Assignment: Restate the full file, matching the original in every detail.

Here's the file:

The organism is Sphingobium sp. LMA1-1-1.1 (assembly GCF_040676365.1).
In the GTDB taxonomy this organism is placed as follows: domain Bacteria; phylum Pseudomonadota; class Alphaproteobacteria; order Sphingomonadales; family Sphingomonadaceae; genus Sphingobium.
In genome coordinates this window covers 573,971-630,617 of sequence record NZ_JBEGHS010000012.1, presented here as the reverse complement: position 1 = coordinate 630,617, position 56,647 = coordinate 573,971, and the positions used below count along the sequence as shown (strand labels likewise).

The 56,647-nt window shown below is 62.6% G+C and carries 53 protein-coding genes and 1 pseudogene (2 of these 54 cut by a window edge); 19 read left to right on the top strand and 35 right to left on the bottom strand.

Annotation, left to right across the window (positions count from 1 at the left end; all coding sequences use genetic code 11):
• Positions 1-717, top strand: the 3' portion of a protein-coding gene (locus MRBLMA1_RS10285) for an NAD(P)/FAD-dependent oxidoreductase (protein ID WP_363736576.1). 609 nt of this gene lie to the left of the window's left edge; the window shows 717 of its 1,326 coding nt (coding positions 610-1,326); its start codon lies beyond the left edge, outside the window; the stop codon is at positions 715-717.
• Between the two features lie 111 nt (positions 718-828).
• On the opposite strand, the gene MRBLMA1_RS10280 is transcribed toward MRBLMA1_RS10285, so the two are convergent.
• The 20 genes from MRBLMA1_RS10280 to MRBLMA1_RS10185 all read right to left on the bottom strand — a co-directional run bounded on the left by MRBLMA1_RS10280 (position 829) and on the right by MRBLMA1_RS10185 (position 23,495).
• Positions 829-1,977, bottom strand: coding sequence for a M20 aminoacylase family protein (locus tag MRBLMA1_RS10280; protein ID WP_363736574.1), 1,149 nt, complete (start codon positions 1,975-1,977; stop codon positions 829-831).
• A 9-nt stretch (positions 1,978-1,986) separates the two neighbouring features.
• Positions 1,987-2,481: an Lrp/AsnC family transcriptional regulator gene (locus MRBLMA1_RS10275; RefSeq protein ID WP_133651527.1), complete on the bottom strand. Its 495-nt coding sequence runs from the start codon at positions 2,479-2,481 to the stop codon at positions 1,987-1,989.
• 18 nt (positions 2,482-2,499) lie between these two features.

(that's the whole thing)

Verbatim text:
The organism is Sphingobium sp. LMA1-1-1.1 (assembly GCF_040676365.1).
In the GTDB taxonomy this organism is placed as follows: domain Bacteria; phylum Pseudomonadota; class Alphaproteobacteria; order Sphingomonadales; family Sphingomonadaceae; genus Sphingobium.
In genome coordinates this window covers 573,971-630,617 of sequence record NZ_JBEGHS010000012.1, presented here as the reverse complement: position 1 = coordinate 630,617, position 56,647 = coordinate 573,971, and the positions used below count along the sequence as shown (strand labels likewise).

The 56,647-nt window shown below is 62.6% G+C and carries 53 protein-coding genes and 1 pseudogene (2 of these 54 cut by a window edge); 19 read left to right on the top strand and 35 right to left on the bottom strand.

Annotation, left to right across the window (positions count from 1 at the left end; all coding sequences use genetic code 11):
• Positions 1-717, top strand: the 3' portion of a protein-coding gene (locus MRBLMA1_RS10285) for an NAD(P)/FAD-dependent oxidoreductase (protein ID WP_363736576.1). 609 nt of this gene lie to the left of the window's left edge; the window shows 717 of its 1,326 coding nt (coding positions 610-1,326); its start codon lies beyond the left edge, outside the window; the stop codon is at positions 715-717.
• Between the two features lie 111 nt (positions 718-828).
• On the opposite strand, the gene MRBLMA1_RS10280 is transcribed toward MRBLMA1_RS10285, so the two are convergent.
• The 20 genes from MRBLMA1_RS10280 to MRBLMA1_RS10185 all read right to left on the bottom strand — a co-directional run bounded on the left by MRBLMA1_RS10280 (position 829) and on the right by MRBLMA1_RS10185 (position 23,495).
• Positions 829-1,977, bottom strand: coding sequence for a M20 aminoacylase family protein (locus tag MRBLMA1_RS10280; protein ID WP_363736574.1), 1,149 nt, complete (start codon positions 1,975-1,977; stop codon positions 829-831).
• A 9-nt stretch (positions 1,978-1,986) separates the two neighbouring features.
• Positions 1,987-2,481: an Lrp/AsnC family transcriptional regulator gene (locus MRBLMA1_RS10275; RefSeq protein ID WP_133651527.1), complete on the bottom strand. Its 495-nt coding sequence runs from the start codon at positions 2,479-2,481 to the stop codon at positions 1,987-1,989.
• 18 nt (positions 2,482-2,499) lie between these two features.